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Famine and Disease Helped Milk Digestion in Humans: New Study

The researchers propose that lactose tolerance was enhanced during events such as famines and diseases where lactose intolerant people would die compared to people who got the beneficial gene variants.

Representational use only.Image Courtesy: Wikimedia.Org

Even when many of us have lactose intolerance and find it difficult to digest milk, consuming and digesting it appears to be something that does not attract much attention; however, milk digestion has remained an active field of research for scientists. How humans have evolved the capacity to digest milk and the multitudes of factors involved in it have attracted researchers for years.

Dairy farming in Europe started thousands of years prior that people could develop the ability to drink milk without getting ill. Scientists have been intrigued about how this happened.

Now, recent research published in Nature adds different aspects to these questions. The researchers claim that lactose tolerance (the ability to digest milk) was evolutionarily beneficial only during occasional events of famines and disease. They believe this happened for thousands of years before milk consumption became widespread. The researchers analysed thousands of pottery shards and hundreds of ancient genome analyses coupled with modelling studies to decipher how milk consumption became common among Europeans when dairy farming started.

The ability to digest milk is also known as lactase persistence. An enzyme called lactase can break down the milk sugar molecules, and this stops after young children are weaned. Experts believe that the study reveals new aspects of lactase persistence evolution, which seems to be much more complicated than previously thought.

Digesting milk evolved among different populations in the ancient world independently. The researchers mapped the genetic basis which instructs human cells to produce lactase. It is worth mentioning here that proteins are produced in cells according to the codes or instructions embedded in the genes. The enzyme ‘Lactase’ is a protein, and the researchers studied the gene variations that could instruct lactase production in early populations.

Earlier, one theory suggested that the gene variations proved helpful only after people in the ancient period started consuming milk routinely. The other strong theory suggests that the cattle domesticated as early as 10,000-12,000 years back were used mainly for their meat and consumption of their milk developed millennia later.

Richard Evershed, the lead author of the latest Nature study and a biogeochemist of the University of Bristol, the UK and his team, extracted fat milk residues on ancient potsherds that dated back to the advent of domesticating the animals. On the other hand, genomic studies on ancient animal farmers revealed their lactose intolerance. Lactose tolerance (and hence digesting milk) was not common among the Europeans until 5,000 to 4,000 years ago, which is the period of the bronze age.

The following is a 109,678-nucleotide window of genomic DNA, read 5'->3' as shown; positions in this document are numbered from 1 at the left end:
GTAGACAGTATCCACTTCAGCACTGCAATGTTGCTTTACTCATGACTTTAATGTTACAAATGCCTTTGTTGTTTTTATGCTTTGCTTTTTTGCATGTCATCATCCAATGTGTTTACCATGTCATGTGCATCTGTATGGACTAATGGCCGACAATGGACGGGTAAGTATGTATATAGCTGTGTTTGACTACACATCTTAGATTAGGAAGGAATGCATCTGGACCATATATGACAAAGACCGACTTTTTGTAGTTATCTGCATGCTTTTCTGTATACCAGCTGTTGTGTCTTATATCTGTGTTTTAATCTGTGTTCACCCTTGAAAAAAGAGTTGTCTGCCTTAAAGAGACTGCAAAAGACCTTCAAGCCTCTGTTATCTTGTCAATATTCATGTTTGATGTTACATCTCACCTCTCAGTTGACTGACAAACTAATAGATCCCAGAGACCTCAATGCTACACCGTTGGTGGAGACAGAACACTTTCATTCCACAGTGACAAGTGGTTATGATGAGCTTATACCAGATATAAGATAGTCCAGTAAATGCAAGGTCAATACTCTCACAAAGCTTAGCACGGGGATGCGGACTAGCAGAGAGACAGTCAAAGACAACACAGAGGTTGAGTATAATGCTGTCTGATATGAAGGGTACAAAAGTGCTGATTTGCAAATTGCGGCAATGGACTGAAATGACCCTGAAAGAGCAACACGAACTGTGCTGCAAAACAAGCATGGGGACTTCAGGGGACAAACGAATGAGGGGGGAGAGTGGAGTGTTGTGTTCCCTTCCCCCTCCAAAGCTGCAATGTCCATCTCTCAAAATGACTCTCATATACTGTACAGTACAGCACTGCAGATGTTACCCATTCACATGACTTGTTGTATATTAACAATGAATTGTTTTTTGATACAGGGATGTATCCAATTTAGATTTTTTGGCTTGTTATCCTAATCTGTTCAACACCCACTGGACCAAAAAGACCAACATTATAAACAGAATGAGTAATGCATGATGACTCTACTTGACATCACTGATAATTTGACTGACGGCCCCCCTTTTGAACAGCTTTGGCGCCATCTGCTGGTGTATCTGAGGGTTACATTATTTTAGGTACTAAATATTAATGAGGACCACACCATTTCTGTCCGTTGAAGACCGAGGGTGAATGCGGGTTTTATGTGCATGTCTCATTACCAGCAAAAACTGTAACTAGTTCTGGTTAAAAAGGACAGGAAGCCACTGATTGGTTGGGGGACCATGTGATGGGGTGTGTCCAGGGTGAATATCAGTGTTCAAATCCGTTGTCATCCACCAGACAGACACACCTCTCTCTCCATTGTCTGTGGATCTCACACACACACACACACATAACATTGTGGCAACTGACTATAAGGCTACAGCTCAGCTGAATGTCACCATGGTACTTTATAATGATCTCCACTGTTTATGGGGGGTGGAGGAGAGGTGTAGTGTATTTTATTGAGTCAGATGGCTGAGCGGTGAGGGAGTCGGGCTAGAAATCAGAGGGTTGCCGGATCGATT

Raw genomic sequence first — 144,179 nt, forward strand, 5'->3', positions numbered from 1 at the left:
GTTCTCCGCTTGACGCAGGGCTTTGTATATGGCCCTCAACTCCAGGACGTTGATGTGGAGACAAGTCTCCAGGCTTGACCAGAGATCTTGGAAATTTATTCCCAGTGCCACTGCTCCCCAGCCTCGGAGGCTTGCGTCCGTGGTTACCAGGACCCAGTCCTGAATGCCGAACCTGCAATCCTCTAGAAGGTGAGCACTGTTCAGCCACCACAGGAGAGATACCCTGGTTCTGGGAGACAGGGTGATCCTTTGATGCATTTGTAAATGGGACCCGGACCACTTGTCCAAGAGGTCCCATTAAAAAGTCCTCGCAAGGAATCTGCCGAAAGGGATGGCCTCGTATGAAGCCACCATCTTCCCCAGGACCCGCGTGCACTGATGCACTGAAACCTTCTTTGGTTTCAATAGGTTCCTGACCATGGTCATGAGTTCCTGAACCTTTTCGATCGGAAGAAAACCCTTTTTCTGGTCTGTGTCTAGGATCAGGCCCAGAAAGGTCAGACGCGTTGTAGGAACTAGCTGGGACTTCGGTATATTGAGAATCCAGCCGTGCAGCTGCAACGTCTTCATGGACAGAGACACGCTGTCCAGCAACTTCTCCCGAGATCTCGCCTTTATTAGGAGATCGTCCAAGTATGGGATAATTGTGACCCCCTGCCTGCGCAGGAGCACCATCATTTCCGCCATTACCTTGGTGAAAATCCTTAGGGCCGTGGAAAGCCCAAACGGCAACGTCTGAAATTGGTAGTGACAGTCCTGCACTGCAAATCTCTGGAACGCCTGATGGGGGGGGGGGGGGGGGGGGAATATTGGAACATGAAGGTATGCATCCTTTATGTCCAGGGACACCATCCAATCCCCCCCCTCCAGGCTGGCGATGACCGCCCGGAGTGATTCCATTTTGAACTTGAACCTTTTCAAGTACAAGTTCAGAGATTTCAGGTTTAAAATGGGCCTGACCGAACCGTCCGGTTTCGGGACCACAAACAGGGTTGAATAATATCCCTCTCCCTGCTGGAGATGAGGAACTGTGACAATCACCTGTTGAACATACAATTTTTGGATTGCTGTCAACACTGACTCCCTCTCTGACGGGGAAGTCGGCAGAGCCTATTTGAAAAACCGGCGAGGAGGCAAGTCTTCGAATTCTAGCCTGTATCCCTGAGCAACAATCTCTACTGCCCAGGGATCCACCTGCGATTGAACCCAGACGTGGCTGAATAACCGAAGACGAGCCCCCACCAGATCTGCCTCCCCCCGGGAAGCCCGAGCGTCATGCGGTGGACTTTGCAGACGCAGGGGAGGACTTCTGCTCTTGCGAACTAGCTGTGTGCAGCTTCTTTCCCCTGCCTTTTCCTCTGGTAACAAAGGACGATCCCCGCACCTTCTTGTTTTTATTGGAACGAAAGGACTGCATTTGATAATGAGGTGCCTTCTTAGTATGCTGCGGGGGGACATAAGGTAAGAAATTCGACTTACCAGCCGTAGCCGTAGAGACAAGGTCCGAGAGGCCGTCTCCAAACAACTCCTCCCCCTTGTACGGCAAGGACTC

Evershed and his team collated archaeological and genomic data and then modelled them to understand how lactose tolerance evolved. They analysed more than 1,700 genomes of ancient Eurasian people.

The team found less overlap between leaps in lactose tolerance and increased milk consumption. This was inferred by the milk fat found in about 13,000 potsherds collected from more than 550 archaeological sites.

Mark Thomas, a co-author of the study and an evolutionary geneticist at the University College, London, who collated archaeological and genomic data, commented, “All previous hypotheses for what was the natural-selection advantage of lactase persistence pegged themselves to the extent of milk use, because of the presumed nutritional benefits of being able to consume milk without getting sick.”

The researchers attempted to see how lactose tolerance is related to milk consumption in modern Europeans. After analysing the UK Biobank, which is a repository of genomic and health data of half a million people in the UK, the researchers found that there is little correlation between lactose tolerance and milk consumption, and 92% of the lactose intolerant people were found to prefer fresh milk over other alternatives. Interestingly, lactose tolerance showed no clear benefit to health or fertility that could drive natural selection.

The modelling that the researchers developed in the study suggested lactase persistence as more likely to have developed among ancient people exposed to animal pathogens and famine than those exposed to other factors that they examined. The researchers propose that lactose tolerance was enhanced during such events as famines and diseases where lactose intolerant people would die compared to people who got the beneficial gene variants.

However, experts are not fully accepting what the new research suggests. They say that many ifs and buts and further exploration of the topic are needed before coming to anything conclusive.

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